My motivation to attend a Historically Black College or University has a lot to do with black history but not for the most common reasons. For me to be able to properly express my sentiments in making this selection, I would like to begin by speaking of my experience as a black woman and the experience of being black in America. This, I feel, is the only way that I can clearly explain my decision to attend a Historically Black College or University.
In the very beginning of this nation’s history, Americans were under the power of England’s monarchy. The Americans were able to overthrow the shackles of bondage and created a Constitution that declares its steadfast belief in the ideals of freedom, equality and the pursuit of happiness. But immediately after the Declaration of Independence and even after the Constitution was signed and accepted by leaders of the new government, not every American citizen is treated fairly.
This led to the development of several plans that were aimed at making things equal. Among which, affirmative action was praised and pilloried as the answer to racial inequality. First introduced by President Kennedy in 1961, “Affirmative action” was designed as a method of reducing the discrimination that had remained despite the civil rights laws and constitutional guarantees. It was a method that was put in place as a “Temporary Measure to Level the Playing Field” through the offering of the same opportunities to all Americans.
While the “Affirmative Action” plan was intended to have good effects, it resulted in exposing the flaws in the system as “Reverse Racism” began to emerge and the “Bakke” case came about where a white male was rejected two years in a row in favor of admitting other minorities through a quota system. This “Reverse Racism” and other flaws led to a mounting anger against “Affirmative Action” and soon it became a Zero Sum Game as jobs and opportunities became open to minorities but not to whites. During this period, “Preferential treatment” and “quotas” became expressions of contempt.
This is where my drive to apply at this Historically Black College or University comes from because I am a firm believer in the progress that has been made to address this situation. The recent victory of Barack Obama in the United States Presidential Election of 2008 is one of the biggest issues among many other big events that have occurred in America this year. This year’s election was even more controversial because of the racial issue, which they barely, if at all, had in previous elections.
During the course of the campaigns, other candidates may have mentioned the racial difficulties in their speech or public pledge, but no candidate ever represented him-self as a minority. The United States, I am proud to admit, has begun the long process of change. The idea of having a Black President was unthinkable and unimaginable ten years ago. Yet, it must be pointed out that it was only achievable because America is blended by multi-ethnicity, which means America is like a melting pot, where all different races and cultures are mixed in one particular land, often called “a country of immigrants”.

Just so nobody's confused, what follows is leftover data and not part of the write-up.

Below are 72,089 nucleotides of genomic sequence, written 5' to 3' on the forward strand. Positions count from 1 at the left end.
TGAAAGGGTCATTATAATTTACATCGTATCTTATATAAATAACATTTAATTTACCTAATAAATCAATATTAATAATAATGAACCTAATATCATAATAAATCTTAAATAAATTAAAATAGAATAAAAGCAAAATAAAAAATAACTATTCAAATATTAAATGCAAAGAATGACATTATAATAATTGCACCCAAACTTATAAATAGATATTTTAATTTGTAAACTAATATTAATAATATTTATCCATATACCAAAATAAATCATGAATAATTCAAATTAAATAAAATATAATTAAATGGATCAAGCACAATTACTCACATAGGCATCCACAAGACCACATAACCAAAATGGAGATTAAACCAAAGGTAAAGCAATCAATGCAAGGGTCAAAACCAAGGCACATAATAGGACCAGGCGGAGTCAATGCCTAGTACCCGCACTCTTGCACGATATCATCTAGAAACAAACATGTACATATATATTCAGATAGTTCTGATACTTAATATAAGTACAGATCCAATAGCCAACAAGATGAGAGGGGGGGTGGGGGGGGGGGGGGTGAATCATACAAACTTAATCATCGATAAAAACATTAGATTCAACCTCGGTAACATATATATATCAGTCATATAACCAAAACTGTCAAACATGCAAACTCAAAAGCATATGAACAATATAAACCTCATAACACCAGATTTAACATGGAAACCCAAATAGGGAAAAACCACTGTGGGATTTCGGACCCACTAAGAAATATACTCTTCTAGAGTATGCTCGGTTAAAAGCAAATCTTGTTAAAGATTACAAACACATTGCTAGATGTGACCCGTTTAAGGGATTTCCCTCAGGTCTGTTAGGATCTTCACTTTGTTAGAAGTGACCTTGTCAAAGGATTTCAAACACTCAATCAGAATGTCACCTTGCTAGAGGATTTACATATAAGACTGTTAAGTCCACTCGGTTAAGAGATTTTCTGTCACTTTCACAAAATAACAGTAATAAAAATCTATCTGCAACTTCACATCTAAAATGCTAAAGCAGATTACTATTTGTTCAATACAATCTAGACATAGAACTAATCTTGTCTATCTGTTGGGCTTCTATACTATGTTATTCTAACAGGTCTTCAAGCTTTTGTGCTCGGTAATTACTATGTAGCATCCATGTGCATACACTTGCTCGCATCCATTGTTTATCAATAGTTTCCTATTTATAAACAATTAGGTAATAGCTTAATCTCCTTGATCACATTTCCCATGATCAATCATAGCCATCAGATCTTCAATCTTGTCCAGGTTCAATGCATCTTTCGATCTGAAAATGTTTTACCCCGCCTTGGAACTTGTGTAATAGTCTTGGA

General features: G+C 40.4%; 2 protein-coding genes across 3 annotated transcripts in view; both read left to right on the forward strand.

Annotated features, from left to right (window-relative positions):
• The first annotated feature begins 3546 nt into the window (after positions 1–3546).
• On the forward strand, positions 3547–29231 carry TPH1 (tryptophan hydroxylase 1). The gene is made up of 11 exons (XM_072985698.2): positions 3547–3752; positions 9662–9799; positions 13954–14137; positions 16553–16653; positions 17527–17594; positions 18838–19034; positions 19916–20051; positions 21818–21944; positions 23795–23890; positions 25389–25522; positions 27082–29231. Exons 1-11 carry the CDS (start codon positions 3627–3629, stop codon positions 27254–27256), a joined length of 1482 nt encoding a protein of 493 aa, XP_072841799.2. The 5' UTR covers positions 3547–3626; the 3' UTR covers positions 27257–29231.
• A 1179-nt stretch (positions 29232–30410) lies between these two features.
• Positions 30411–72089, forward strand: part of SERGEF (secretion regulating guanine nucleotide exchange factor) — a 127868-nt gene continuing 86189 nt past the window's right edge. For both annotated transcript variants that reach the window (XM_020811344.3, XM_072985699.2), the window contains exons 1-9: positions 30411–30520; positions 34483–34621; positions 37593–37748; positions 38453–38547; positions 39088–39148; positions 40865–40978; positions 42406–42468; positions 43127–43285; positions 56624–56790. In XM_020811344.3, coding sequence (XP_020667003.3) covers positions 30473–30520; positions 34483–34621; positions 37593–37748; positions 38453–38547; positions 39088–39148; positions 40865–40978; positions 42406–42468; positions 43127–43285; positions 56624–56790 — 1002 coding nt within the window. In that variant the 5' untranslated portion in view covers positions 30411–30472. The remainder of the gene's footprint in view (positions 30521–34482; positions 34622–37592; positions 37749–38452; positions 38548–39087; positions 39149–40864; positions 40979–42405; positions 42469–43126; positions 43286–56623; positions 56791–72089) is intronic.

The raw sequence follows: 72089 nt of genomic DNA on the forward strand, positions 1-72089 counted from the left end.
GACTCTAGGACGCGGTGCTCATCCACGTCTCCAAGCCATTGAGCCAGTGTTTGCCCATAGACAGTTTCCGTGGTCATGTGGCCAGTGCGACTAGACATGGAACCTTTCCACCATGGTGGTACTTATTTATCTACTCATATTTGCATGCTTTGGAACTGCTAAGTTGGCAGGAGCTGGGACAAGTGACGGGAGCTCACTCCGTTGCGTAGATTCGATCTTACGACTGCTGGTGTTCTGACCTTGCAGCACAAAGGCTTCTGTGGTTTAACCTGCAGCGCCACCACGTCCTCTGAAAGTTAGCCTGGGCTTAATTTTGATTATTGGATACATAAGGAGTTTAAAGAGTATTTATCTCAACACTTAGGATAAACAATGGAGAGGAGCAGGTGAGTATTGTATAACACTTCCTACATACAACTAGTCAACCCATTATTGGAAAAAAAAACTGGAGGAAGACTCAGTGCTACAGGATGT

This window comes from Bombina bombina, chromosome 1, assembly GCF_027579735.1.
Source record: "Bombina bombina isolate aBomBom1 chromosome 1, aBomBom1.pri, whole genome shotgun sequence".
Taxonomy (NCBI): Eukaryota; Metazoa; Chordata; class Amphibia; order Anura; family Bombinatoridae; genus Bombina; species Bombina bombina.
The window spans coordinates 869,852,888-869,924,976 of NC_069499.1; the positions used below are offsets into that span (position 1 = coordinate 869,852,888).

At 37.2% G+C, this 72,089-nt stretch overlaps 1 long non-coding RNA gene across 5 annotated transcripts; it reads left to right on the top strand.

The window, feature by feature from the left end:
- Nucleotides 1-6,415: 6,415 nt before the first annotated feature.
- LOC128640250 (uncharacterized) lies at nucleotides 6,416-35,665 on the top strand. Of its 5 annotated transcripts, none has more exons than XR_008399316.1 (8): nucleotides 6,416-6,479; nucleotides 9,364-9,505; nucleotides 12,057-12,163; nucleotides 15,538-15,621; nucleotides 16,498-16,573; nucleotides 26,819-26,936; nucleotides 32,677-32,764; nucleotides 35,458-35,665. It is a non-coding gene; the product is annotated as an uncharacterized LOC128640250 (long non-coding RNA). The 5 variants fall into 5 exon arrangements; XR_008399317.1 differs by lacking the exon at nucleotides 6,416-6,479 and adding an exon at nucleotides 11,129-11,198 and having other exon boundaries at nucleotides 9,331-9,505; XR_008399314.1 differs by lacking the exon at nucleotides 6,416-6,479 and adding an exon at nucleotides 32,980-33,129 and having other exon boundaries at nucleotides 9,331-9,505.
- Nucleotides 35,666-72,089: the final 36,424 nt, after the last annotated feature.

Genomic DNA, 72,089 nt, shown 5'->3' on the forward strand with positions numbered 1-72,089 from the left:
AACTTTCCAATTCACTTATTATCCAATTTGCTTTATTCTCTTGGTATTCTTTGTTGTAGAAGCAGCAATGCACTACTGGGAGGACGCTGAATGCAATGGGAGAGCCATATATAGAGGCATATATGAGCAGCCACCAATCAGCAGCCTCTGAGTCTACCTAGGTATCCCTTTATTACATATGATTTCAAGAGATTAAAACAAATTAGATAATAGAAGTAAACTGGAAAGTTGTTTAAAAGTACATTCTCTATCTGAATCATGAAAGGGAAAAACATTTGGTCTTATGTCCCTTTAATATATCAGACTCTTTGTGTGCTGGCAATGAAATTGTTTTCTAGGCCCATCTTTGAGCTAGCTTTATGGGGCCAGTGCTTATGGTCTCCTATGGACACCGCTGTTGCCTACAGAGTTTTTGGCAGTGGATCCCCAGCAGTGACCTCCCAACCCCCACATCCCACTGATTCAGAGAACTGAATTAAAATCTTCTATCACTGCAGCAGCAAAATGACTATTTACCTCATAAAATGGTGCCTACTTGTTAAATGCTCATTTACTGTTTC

Many other countries aside from than the United States were and still likely to deny minorities as their presidents. This recent success is a clear sign that Obama’s successful run for president has broken through the ‘last racial barrier’. America no longer has to be rudely awakened by the Civil Rights Movement to realize that there is still much work to be done with regards to racism in this country. When Martin Luther King, Jr. died, the nation was ready for a major change. Ending segregation in the South and improving the status of the Negro race is now the correct thing to do.
The victory of Barack Obama sends a message of change that resounds with all the voters; it speaks of change and opportunity for all those who had none and all those who have none. It is this same message of change that has prompted me to embrace my country for taking steps in initiating this change. These Historically Black Colleges and Universities have been trying to change this trend since their inception and I feel that it is my duty to be a part of that proud history and continue the message of change by pushing back the barriers.
As the United States continues to grow in population size, the impact that the minorities have on the future of America will no longer be a minor one, to say the least. Without any effective action, these minorities will not be able to take advantage of the opportunities that America has to offer. Affirmative action was supposed to be the future of a great America. An America as envisioned by the forefathers who declared that no person shall be denied the right to life, liberty or property just on the basis of the color of his skin.
Any effective action, such as taking an active role by applying to Historically Black Colleges and Universities, with regard to improving society should not be about segregating people or creating a different class. It should instead focus on creating opportunities for those who have none and building relationships that will ensure that America can remains as the great country that it has been and is for ages to come. It is said that the future belongs to those who believe in the beauty of their dreams.
I am one of those individuals who firmly believe in my dreams and am not afraid to work hard to attain them. I know that I have a long road to travel but I am neither daunted nor intimidated by this because I know that I can succeed. I am also confident in the fact that with the experiences that I can gain from this university there is so much more that I can accomplish in life and I look forward to the day that this dream becomes a reality.
Courtney from Study Moose
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